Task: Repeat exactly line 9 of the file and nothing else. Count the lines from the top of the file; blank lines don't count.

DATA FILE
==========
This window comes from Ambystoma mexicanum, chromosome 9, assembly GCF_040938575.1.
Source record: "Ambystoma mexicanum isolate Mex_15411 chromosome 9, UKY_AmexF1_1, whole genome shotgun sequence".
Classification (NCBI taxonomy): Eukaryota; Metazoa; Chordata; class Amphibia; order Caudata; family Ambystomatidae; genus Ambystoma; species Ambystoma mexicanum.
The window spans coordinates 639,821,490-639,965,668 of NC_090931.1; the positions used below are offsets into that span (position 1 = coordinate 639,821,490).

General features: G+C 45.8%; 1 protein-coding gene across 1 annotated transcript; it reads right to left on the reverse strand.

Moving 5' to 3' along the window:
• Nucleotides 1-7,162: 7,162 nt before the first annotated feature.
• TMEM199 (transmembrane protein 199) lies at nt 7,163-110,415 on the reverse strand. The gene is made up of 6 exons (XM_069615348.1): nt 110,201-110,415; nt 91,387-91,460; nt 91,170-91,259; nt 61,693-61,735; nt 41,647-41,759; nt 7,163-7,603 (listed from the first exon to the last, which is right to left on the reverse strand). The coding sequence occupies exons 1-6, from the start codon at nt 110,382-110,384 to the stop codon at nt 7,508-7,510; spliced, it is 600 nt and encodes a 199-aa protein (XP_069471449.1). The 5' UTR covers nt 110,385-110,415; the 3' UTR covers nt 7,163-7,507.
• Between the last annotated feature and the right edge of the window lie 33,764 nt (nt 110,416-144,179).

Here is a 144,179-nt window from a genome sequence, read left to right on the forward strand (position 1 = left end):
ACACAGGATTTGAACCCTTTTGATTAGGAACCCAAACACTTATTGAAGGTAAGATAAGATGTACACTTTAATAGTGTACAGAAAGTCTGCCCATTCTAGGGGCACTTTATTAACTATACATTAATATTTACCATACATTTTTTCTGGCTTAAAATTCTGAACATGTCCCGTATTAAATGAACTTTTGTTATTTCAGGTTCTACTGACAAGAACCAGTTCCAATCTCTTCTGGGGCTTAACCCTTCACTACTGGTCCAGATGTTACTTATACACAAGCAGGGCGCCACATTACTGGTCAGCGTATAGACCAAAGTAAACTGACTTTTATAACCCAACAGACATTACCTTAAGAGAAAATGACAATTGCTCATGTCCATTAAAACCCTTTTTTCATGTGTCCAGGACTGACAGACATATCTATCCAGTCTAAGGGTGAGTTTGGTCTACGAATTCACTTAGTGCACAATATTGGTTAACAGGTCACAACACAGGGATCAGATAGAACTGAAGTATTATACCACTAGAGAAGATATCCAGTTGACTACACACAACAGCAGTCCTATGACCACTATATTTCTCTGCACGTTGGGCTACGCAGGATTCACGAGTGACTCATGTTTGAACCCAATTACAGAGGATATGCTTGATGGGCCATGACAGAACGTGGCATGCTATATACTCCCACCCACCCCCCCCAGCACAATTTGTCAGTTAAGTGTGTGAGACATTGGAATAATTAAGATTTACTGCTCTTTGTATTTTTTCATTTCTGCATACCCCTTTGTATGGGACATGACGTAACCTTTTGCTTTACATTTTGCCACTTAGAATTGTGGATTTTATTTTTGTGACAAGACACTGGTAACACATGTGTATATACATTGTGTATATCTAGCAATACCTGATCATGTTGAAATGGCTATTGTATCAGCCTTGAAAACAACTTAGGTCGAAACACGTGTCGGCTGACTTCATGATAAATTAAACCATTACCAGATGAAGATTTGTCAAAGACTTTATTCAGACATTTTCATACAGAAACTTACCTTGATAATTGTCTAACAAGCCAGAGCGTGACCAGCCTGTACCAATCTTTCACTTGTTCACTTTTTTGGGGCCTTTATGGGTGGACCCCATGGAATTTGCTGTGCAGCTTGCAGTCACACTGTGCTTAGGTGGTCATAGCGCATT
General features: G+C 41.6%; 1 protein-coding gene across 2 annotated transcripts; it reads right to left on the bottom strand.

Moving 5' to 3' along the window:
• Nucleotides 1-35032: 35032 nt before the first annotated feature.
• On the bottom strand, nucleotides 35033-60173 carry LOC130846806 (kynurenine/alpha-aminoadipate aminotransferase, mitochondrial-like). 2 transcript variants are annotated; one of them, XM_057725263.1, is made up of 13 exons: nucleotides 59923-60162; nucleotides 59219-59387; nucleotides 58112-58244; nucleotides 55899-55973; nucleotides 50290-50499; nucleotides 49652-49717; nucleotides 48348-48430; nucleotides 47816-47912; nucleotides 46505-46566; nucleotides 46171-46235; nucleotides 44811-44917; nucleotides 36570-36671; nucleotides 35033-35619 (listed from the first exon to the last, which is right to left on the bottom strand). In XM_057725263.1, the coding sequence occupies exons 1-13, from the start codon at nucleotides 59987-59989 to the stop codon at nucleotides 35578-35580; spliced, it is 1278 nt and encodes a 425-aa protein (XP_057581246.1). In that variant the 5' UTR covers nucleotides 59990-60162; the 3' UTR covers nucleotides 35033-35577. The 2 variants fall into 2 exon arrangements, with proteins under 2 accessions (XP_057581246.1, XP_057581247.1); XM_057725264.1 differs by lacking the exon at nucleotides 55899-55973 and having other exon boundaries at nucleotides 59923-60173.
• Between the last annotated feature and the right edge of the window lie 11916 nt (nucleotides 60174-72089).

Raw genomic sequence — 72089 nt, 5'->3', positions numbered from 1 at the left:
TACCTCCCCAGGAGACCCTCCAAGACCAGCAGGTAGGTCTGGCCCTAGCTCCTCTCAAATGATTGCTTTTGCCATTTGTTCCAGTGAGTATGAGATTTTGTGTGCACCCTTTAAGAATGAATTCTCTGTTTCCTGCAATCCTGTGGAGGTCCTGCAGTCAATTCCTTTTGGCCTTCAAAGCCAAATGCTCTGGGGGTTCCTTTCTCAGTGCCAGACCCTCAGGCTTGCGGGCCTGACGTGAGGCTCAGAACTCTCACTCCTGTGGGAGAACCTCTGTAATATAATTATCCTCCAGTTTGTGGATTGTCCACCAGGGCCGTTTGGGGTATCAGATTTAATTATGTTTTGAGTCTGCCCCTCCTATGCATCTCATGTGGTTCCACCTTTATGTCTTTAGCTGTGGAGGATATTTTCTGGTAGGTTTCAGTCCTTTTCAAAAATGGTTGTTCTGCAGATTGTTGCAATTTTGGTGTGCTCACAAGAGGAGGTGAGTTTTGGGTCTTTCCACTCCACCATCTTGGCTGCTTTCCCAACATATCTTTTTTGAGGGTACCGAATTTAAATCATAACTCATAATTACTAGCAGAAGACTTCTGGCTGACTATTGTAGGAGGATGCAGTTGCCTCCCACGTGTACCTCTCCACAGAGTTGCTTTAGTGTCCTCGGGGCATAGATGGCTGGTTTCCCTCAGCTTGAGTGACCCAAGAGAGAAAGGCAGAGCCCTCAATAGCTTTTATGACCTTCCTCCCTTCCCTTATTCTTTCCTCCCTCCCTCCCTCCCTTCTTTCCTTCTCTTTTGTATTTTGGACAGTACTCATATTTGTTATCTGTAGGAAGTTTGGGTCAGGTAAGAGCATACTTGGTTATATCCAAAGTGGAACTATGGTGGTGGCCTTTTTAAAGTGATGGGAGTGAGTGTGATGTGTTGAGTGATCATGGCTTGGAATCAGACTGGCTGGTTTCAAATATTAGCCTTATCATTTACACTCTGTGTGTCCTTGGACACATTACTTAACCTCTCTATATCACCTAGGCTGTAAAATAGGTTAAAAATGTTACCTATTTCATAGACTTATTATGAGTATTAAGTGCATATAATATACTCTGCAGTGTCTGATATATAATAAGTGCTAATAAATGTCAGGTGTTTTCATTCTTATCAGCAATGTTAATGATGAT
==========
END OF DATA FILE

• Between the last annotated feature and the right edge of the window lie 33,764 nt (nt 110,416-144,179).